Meyer Burger cuts solar module output at German plant due to COVID-19

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Meyer Burger opened its 400MW module plant (pictured) earlier this year. Image: Meyer Burger.

Heterojunction cell and module manufacturer Meyer Burger has reduced module output at one of its production plants in Germany as COVID-19 is causing above-average workforce absences via illness and quarantine orders.

With only one of two production lines at its module plant in Freiberg, Saxony now operational, the company has adjusted its production plans, with the reduction expected to last until the end of January 2022.

The setback comes just months after Meyer Burger revealed supply chain bottlenecks were slowing the ramp-up of manufacturing capacity at its plants, with missing components leading to a delay in commissioning individual parts of production lines.

Switzerland-headquartered Meyer Burger opened the Freiberg plant and a cell facility in Thalheim, in the German state of Saxony-Anhalt, earlier this year, with both starting production with annual capacities of 400MW.

The company is planning to reach 1.4GW of both cell and module production capacity by the end of 2022.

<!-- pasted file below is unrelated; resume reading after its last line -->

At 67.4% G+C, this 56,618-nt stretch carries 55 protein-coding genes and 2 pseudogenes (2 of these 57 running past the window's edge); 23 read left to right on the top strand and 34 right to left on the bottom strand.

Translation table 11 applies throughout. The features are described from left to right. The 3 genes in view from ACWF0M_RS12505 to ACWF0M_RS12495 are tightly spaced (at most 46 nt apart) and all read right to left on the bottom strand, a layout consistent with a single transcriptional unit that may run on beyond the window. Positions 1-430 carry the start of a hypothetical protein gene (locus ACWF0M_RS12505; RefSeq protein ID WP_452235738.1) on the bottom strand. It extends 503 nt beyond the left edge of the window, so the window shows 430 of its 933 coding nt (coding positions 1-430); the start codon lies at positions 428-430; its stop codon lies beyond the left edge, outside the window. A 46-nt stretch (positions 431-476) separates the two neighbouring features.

Although production ramp-up at the Freiberg plant is on track, Meyer Burger said this week that due to ongoing work required for its expansion, production output at the site has been temporarily restricted.

And while reduced output is set to have a minor impact on a small number of confirmed orders, restrictions are set to have a negative impact on 2021 sales figures, the company warned. It posted first half sales of CHF18 million (US$19.7 million).

Meanwhile, due to cost developments, Meyer Burger has also said it will increase prices from next year and has already informed its customers of the changes. Presenting its H1 results in August, the company revealed it had around 30 customers, including distributors such as BayWa r.e., Krannich Solar, IBC Solar, Sonepar and Memodo in Europe and US distributor CED Greentech.

Despite the disruptions, Meyer Burger said its order intake continues to develop positively, reflected in a growing order backlog, with the company “very positive” about the development of the solar market in 2022.

It expects to benefit from plans from Germany’s new coalition government to increase the country’s installed solar capacity to 200GW by 2030, double its previous target, and it also pointed to policy support for solar in the US, where it is looking to set up a 400MW module production plant in 2022.

In an announcement in September, the firm said it would decide by the end of this year regarding the location of the plant, which will produce modules for residential, commercial and industrial, and utility-scale applications.

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